Supreme Court hints at narrow ruling in Michigan affirmative action case (+video)

The US Supreme Court heard oral arguments Tuesday on whether Michigan's ban on affirmative action in college admissions violates the equal protection of minorities.

By , Staff writer

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    Tabrian Joe, a student at Western Michigan University, and other protesters in support of affirmative action, gather outside the Supreme Court on Tuesday as eight justices hear oral arguments in Schuette v. Coalition to Defend Affirmative Action.
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The US Supreme Court took up an unusual – but important – civil rights case on Tuesday testing whether a ban on using race-based affirmative action in college admissions in Michigan violates the equal protection rights of minorities.

The case arrives at the high court four months after the justices declined to issue a sweeping decision in a case testing the constitutionality of an affirmative action program at the University of Texas.

Based on questions asked during the hour-long argument session on Tuesday, it appears that the justices are disinclined to issue a broad ruling in the Michigan case, as well.

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Instead, several conservative justices seemed to be searching for a way to uphold Michigan’s ban on affirmative action without overruling underlying precedents.

The court’s liberal justices were unified in their opposition to the ban.

The case is being heard by eight of the nine justices. Justice Elena Kagan has recused herself, because she worked on the case while serving as US solicitor general.

That leaves a potential 5-to-3 lineup if the court splits into conservative-liberal camps.

The case, Schuette v. Coalition to Defend Affirmative Action (12-682), involves a legal challenge to a 2006 statewide ballot initiative in Michigan. The measure, Proposition 2, amended the state constitution to ban race-based affirmative action in public education. Fifty-eight percent of voters approved it.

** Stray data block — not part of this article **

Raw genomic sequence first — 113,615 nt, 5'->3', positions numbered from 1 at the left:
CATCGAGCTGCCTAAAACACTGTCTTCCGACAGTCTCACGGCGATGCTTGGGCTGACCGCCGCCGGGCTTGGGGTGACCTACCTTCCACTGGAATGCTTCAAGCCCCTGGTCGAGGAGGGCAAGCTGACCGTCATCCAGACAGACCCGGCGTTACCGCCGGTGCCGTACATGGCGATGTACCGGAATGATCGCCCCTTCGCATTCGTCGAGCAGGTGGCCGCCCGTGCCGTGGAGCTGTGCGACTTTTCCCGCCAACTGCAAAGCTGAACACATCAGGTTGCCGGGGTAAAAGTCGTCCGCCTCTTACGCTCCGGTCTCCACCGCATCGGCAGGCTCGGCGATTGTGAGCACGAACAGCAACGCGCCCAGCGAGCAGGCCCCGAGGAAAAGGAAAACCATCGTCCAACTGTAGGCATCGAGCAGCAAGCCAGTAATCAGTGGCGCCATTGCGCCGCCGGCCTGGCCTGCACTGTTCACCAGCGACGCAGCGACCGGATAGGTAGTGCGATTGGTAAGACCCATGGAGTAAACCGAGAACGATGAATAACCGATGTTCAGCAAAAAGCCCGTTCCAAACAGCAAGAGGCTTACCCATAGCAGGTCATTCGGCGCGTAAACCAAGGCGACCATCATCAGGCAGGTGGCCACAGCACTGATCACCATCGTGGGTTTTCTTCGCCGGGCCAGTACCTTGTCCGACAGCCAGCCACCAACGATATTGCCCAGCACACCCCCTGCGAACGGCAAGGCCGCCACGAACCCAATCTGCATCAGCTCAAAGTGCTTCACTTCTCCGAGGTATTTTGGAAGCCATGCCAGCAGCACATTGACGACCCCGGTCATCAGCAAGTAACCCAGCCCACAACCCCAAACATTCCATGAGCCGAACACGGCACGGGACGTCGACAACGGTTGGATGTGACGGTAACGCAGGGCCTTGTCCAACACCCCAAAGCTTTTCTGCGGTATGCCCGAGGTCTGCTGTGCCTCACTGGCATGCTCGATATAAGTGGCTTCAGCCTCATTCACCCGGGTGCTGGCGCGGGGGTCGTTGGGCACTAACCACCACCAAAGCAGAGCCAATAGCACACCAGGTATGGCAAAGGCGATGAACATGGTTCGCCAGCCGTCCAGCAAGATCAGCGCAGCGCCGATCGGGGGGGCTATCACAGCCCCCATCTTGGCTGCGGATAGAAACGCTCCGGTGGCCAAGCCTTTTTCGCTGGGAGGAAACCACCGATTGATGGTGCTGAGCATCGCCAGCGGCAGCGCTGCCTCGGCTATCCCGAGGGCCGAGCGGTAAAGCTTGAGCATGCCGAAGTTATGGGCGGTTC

In urging the justices to uphold the ban, Michigan Solicitor General John Bursch argued that there is a significant difference between removing an anti-discrimination law from the books in a way that hurts minorities and enacting an equal treatment law that merely requires that everyone be treated the same.

“It does not violate equal protection to require equal treatment,” Mr. Bursch said.

Justices Ruth Bader Ginsburg and Sonia Sotomayor questioned whether the Michigan ban had been passed in part out of racial animus – a desire to harm the admission prospects of minority students.

“One of the main sponsors of this bill said it was intended to segregate again,” Justice Sotomayor said.

Solicitor General Bursch responded that a federal judge had found there was no proof of improper motive behind the ban. He said the lack of racial animus was a reason to uphold the measure.

Justices Ginsburg and Sotomayor continued to press Bursch on the impact of the ban. They noted that it had resulted in a significant decrease in minority enrollment at the University of Michigan.

Bursch responded that enrollment statistics weren’t as bad as reported. He said some of the decrease could be attributed to a change in the way the university asked new students to identify themselves on enrollment forms in terms of race and ethnicity.